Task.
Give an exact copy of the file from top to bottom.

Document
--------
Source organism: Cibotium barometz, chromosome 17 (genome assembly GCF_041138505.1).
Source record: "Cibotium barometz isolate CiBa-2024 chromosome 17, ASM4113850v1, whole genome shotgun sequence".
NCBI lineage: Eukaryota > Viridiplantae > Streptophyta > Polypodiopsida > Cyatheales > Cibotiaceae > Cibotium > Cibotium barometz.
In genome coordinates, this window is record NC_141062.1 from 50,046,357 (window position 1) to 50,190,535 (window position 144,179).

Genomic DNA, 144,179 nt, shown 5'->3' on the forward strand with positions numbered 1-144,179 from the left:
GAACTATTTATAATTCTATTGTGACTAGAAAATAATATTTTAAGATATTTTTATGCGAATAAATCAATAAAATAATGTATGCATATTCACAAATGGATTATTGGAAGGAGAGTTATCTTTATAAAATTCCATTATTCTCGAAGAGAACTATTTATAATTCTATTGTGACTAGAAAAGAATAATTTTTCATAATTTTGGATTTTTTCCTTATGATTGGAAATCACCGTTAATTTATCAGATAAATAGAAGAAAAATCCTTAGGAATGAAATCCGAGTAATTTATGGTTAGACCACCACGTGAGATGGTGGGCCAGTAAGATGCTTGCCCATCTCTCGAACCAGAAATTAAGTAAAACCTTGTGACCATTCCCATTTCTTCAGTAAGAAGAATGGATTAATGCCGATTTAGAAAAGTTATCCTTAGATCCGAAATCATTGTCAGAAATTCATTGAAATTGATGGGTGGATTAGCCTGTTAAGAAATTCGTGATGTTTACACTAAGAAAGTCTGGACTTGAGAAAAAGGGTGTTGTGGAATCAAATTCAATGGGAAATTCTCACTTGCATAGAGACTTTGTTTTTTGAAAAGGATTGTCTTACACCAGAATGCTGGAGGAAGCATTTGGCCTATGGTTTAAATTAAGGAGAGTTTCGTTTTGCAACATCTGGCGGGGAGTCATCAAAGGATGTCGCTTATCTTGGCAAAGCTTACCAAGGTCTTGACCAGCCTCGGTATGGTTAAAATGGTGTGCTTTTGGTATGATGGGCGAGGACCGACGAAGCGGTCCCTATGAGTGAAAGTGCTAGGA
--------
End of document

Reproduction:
Source organism: Cibotium barometz, chromosome 17 (genome assembly GCF_041138505.1).
Source record: "Cibotium barometz isolate CiBa-2024 chromosome 17, ASM4113850v1, whole genome shotgun sequence".
NCBI lineage: Eukaryota > Viridiplantae > Streptophyta > Polypodiopsida > Cyatheales > Cibotiaceae > Cibotium > Cibotium barometz.
In genome coordinates, this window is record NC_141062.1 from 50,046,357 (window position 1) to 50,190,535 (window position 144,179).

Genomic DNA, 144,179 nt, shown 5'->3' on the forward strand with positions numbered 1-144,179 from the left:
GAACTATTTATAATTCTATTGTGACTAGAAAATAATATTTTAAGATATTTTTATGCGAATAAATCAATAAAATAATGTATGCATATTCACAAATGGATTATTGGAAGGAGAGTTATCTTTATAAAATTCCATTATTCTCGAAGAGAACTATTTATAATTCTATTGTGACTAGAAAAGAATAATTTTTCATAATTTTGGATTTTTTCCTTATGATTGGAAATCACCGTTAATTTATCAGATAAATAGAAGAAAAATCCTTAGGAATGAAATCCGAGTAATTTATGGTTAGACCACCACGTGAGATGGTGGGCCAGTAAGATGCTTGCCCATCTCTCGAACCAGAAATTAAGTAAAACCTTGTGACCATTCCCATTTCTTCAGTAAGAAGAATGGATTAATGCCGATTTAGAAAAGTTATCCTTAGATCCGAAATCATTGTCAGAAATTCATTGAAATTGATGGGTGGATTAGCCTGTTAAGAAATTCGTGATGTTTACACTAAGAAAGTCTGGACTTGAGAAAAAGGGTGTTGTGGAATCAAATTCAATGGGAAATTCTCACTTGCATAGAGACTTTGTTTTTTGAAAAGGATTGTCTTACACCAGAATGCTGGAGGAAGCATTTGGCCTATGGTTTAAATTAAGGAGAGTTTCGTTTTGCAACATCTGGCGGGGAGTCATCAAAGGATGTCGCTTATCTTGGCAAAGCTTACCAAGGTCTTGACCAGCCTCGGTATGGTTAAAATGGTGTGCTTTTGGTATGATGGGCGAGGACCGACGAAGCGGTCCCTATGAGTGAAAGTGCTAGGA